Taxing Expats. Instrumental versus Expressive Voting Compared
AbstractIt is common knowledge that mobile individuals are difficult to tax. Governments accommodate these difficulties by granting special tax reductions to mobile individuals as it is expedient to get some tax revenue from these individuals rather than to lose them as tax payers completely. Taxing according to expediency is, however, criticized by ordinary tax payers who claim that the basic principles of tax equity are consequently violated. Therefore governments have to solve a difficult trade off between the two goals in order to survive. The variables entering in this optimization process remain disguised in the normal case of a representative democracy. In a direct democracy, however, the trade-off between tax expediency and tax equity principles is revealed by voters.In this paper we distinguish between situations where voters vote instrumentally in favour of tax expediency and where voters vote expressively in favour of equity principles. A popular vote in the canton of Zurich of 2009 serves as a natural experiment for testing the instrumental versus expressive voter hypotheses. We find that instrumental voting prevails in small rural municipalities and expressive voting in larger cities. As expressive voters are in majority in the canton, they exert a cross border externality by imposing their will on the majority decisions of the smaller municipalities. This observation may be of a particular importance when, on the federal level, expressive urban voters may impose their will on the voters of rural cantons voting instrumentally.
Download InfoIf you experience problems downloading a file, check if you have the proper application to view it first. In case of further problems read the IDEAS help page. Note that these files are not on the IDEAS site. Please be patient as the files may be large.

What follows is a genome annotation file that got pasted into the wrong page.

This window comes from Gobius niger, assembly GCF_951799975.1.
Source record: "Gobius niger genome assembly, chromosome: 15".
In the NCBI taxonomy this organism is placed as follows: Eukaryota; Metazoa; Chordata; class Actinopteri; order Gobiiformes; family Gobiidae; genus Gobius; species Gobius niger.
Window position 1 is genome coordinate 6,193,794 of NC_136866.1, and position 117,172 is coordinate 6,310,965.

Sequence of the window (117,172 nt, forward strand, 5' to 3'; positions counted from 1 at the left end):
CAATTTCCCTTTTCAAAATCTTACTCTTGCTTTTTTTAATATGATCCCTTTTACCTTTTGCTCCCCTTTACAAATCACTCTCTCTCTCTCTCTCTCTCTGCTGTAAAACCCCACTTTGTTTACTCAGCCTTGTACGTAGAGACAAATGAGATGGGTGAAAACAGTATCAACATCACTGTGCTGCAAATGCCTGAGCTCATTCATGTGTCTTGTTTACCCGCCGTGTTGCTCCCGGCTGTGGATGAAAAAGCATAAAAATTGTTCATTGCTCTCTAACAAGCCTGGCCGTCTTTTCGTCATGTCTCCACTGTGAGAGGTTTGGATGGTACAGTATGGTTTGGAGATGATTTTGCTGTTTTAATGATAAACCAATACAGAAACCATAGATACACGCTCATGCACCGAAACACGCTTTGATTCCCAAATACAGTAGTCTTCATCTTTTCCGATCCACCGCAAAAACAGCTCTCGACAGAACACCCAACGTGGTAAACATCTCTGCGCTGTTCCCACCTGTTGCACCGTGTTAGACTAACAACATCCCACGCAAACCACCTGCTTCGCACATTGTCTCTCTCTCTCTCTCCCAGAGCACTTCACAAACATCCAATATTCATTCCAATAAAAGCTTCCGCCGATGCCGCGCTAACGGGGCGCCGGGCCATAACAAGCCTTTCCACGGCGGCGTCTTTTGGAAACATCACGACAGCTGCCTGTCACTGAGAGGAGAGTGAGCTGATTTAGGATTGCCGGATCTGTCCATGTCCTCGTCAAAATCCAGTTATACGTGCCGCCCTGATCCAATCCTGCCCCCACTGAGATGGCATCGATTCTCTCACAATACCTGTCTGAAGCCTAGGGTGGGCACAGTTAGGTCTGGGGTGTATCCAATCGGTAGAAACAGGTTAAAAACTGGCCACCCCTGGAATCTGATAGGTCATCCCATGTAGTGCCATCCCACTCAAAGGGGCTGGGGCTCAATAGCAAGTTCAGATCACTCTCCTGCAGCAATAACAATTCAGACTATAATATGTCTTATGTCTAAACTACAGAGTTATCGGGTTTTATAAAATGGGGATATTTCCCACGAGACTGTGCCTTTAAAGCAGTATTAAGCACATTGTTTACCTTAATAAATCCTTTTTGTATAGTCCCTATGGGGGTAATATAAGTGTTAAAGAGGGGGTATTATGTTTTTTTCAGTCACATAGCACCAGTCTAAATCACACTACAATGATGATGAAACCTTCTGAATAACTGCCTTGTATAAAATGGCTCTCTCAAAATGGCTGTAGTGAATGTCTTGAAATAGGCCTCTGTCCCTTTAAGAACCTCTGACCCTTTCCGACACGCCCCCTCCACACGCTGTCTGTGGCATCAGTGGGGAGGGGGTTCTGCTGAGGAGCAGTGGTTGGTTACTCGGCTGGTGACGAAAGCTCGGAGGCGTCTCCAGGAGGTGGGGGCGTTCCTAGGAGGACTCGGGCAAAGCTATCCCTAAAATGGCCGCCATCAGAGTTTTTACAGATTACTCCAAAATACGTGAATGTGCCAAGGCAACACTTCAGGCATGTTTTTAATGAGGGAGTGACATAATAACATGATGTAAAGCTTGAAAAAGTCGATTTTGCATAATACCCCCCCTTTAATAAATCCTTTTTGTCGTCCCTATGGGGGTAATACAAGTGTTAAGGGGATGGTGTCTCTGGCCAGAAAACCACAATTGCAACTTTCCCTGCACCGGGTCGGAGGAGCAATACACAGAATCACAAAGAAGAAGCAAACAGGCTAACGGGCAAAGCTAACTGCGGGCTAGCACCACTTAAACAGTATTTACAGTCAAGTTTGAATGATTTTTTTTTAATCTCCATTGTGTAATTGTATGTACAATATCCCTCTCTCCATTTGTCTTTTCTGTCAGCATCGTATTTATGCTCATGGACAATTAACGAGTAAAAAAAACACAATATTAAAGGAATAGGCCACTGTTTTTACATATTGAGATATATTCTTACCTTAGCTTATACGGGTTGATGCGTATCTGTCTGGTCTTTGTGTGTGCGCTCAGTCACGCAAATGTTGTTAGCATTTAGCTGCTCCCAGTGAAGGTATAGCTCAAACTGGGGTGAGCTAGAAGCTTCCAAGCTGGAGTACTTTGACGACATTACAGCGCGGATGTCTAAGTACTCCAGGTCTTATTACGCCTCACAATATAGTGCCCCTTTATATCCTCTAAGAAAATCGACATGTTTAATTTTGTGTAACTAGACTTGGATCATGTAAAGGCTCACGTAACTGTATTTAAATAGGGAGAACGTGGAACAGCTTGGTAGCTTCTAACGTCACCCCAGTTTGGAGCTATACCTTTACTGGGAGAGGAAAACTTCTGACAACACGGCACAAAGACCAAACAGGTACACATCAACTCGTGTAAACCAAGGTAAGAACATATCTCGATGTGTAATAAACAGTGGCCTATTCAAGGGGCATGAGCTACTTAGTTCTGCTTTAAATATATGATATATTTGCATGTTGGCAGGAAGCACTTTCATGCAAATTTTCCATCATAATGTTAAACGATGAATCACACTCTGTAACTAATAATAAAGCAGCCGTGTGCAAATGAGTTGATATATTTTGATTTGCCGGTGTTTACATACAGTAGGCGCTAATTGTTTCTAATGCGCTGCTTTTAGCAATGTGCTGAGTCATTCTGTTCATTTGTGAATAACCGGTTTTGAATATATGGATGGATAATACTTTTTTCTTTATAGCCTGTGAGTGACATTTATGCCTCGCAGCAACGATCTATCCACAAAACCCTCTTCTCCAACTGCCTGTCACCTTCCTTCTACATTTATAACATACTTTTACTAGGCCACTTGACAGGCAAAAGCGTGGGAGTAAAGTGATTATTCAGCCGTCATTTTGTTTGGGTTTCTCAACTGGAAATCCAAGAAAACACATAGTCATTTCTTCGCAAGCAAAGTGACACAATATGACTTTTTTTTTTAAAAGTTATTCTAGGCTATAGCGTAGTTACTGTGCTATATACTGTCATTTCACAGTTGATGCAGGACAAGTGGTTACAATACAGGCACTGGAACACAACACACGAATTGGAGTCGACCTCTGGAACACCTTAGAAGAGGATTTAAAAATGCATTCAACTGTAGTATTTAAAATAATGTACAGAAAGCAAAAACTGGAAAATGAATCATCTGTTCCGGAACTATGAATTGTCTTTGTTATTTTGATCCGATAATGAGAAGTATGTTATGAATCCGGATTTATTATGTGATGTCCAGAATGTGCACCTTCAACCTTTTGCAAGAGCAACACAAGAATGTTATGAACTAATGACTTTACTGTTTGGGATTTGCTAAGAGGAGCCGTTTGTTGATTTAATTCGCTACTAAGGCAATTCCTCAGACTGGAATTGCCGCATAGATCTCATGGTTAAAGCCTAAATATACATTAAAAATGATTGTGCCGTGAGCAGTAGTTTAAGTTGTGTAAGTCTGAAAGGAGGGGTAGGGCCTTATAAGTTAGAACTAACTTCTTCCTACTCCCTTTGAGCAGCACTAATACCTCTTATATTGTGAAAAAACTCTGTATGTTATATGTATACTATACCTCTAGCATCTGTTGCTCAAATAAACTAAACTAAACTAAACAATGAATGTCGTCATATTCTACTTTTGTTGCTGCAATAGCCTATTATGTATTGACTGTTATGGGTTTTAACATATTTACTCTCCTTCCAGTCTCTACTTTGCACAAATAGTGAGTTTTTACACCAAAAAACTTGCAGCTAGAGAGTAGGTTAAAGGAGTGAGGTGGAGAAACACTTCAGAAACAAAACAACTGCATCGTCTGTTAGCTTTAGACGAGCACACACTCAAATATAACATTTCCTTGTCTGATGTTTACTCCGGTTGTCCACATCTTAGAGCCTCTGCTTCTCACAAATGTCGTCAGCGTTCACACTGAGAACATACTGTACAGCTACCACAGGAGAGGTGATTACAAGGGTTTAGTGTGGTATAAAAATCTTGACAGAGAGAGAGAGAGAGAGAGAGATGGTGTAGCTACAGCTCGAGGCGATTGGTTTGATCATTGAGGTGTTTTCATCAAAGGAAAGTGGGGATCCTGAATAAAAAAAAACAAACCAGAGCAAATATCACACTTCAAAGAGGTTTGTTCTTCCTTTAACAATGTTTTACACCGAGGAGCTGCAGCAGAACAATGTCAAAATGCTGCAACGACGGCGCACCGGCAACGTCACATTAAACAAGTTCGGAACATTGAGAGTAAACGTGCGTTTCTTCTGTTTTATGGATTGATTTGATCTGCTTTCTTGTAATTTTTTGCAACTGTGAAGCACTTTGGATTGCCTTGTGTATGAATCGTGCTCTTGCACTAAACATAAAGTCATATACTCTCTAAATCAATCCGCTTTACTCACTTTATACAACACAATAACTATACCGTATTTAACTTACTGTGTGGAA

Bibliographic InfoPaper provided by CESifo Group Munich in its series CESifo Working Paper Series with number 3627.
Date of creation: 2011
Date of revision:
political economics of taxation;
Find related papers by JEL classification:
- D72 - Microeconomics - - Analysis of Collective Decision-Making - - - Political Processes: Rent-seeking, Lobbying, Elections, Legislatures, and Voting Behavior
- H24 - Public Economics - - Taxation, Subsidies, and Revenue - - - Personal Income and Other Nonbusiness Taxes and Subsidies
- H71 - Public Economics - - State and Local Government; Intergovernmental Relations - - - State and Local Taxation, Subsidies, and Revenue
Please report citation or reference errors to , or , if you are the registered author of the cited work, log in to your RePEc Author Service profile, click on "citations" and make appropriate adjustments.:
- Jean-Robert Tyran, 2002.
"Voting when Money and Morals Conflict - An Experimental Test of Expressive Voting,"
University of St. Gallen Department of Economics working paper series 2002
2002-07, Department of Economics, University of St. Gallen.
- Tyran, Jean-Robert, 2004. "Voting when money and morals conflict: an experimental test of expressive voting," Journal of Public Economics, Elsevier, vol. 88(7-8), pages 1645-1664, July.
- Anthony Downs, 1957. "An Economic Theory of Political Action in a Democracy," Journal of Political Economy, University of Chicago Press, vol. 65, pages 135.
- Keen, Michael, 2001. "Preferential Regimes Can Make Tax Competition Less Harmful," National Tax Journal, National Tax Association, vol. 54(n. 4), pages 757-62, December.
For technical questions regarding this item, or to correct its authors, title, abstract, bibliographic or download information, contact: (Julio Saavedra).
If references are entirely missing, you can add them using this form.